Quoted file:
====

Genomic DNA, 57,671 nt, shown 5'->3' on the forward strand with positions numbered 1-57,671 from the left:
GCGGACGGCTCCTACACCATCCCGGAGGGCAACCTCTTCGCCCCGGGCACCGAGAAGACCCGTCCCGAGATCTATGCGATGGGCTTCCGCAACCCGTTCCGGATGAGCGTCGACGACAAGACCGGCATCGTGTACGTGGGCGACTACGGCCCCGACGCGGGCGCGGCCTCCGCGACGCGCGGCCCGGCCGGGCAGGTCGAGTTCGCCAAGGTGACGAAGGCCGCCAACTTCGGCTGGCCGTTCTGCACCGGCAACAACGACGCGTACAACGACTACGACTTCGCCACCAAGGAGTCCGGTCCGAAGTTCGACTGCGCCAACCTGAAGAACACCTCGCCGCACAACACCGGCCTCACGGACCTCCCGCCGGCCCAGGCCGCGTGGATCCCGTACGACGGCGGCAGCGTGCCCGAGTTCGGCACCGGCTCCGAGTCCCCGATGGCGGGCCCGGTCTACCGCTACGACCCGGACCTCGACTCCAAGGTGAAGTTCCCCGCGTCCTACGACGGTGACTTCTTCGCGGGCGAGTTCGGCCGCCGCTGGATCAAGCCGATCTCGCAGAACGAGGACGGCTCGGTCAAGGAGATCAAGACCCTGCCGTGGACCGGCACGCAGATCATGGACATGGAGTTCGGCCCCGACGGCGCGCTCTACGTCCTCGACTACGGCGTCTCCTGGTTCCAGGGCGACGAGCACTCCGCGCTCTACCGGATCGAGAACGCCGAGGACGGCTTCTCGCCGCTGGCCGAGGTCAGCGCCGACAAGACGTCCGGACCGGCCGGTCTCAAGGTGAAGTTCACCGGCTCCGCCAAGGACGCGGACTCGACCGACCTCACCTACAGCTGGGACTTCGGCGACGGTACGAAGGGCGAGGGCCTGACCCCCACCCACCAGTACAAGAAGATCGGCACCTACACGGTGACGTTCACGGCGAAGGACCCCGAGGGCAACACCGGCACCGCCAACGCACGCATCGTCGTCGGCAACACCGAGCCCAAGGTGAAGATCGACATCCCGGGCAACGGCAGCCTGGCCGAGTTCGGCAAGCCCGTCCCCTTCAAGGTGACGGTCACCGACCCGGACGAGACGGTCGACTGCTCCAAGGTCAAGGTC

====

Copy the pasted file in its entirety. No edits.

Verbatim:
Genomic DNA, 57,671 nt, shown 5'->3' on the forward strand with positions numbered 1-57,671 from the left:
GCGGACGGCTCCTACACCATCCCGGAGGGCAACCTCTTCGCCCCGGGCACCGAGAAGACCCGTCCCGAGATCTATGCGATGGGCTTCCGCAACCCGTTCCGGATGAGCGTCGACGACAAGACCGGCATCGTGTACGTGGGCGACTACGGCCCCGACGCGGGCGCGGCCTCCGCGACGCGCGGCCCGGCCGGGCAGGTCGAGTTCGCCAAGGTGACGAAGGCCGCCAACTTCGGCTGGCCGTTCTGCACCGGCAACAACGACGCGTACAACGACTACGACTTCGCCACCAAGGAGTCCGGTCCGAAGTTCGACTGCGCCAACCTGAAGAACACCTCGCCGCACAACACCGGCCTCACGGACCTCCCGCCGGCCCAGGCCGCGTGGATCCCGTACGACGGCGGCAGCGTGCCCGAGTTCGGCACCGGCTCCGAGTCCCCGATGGCGGGCCCGGTCTACCGCTACGACCCGGACCTCGACTCCAAGGTGAAGTTCCCCGCGTCCTACGACGGTGACTTCTTCGCGGGCGAGTTCGGCCGCCGCTGGATCAAGCCGATCTCGCAGAACGAGGACGGCTCGGTCAAGGAGATCAAGACCCTGCCGTGGACCGGCACGCAGATCATGGACATGGAGTTCGGCCCCGACGGCGCGCTCTACGTCCTCGACTACGGCGTCTCCTGGTTCCAGGGCGACGAGCACTCCGCGCTCTACCGGATCGAGAACGCCGAGGACGGCTTCTCGCCGCTGGCCGAGGTCAGCGCCGACAAGACGTCCGGACCGGCCGGTCTCAAGGTGAAGTTCACCGGCTCCGCCAAGGACGCGGACTCGACCGACCTCACCTACAGCTGGGACTTCGGCGACGGTACGAAGGGCGAGGGCCTGACCCCCACCCACCAGTACAAGAAGATCGGCACCTACACGGTGACGTTCACGGCGAAGGACCCCGAGGGCAACACCGGCACCGCCAACGCACGCATCGTCGTCGGCAACACCGAGCCCAAGGTGAAGATCGACATCCCGGGCAACGGCAGCCTGGCCGAGTTCGGCAAGCCCGTCCCCTTCAAGGTGACGGTCACCGACCCGGACGAGACGGTCGACTGCTCCAAGGTCAAGGTC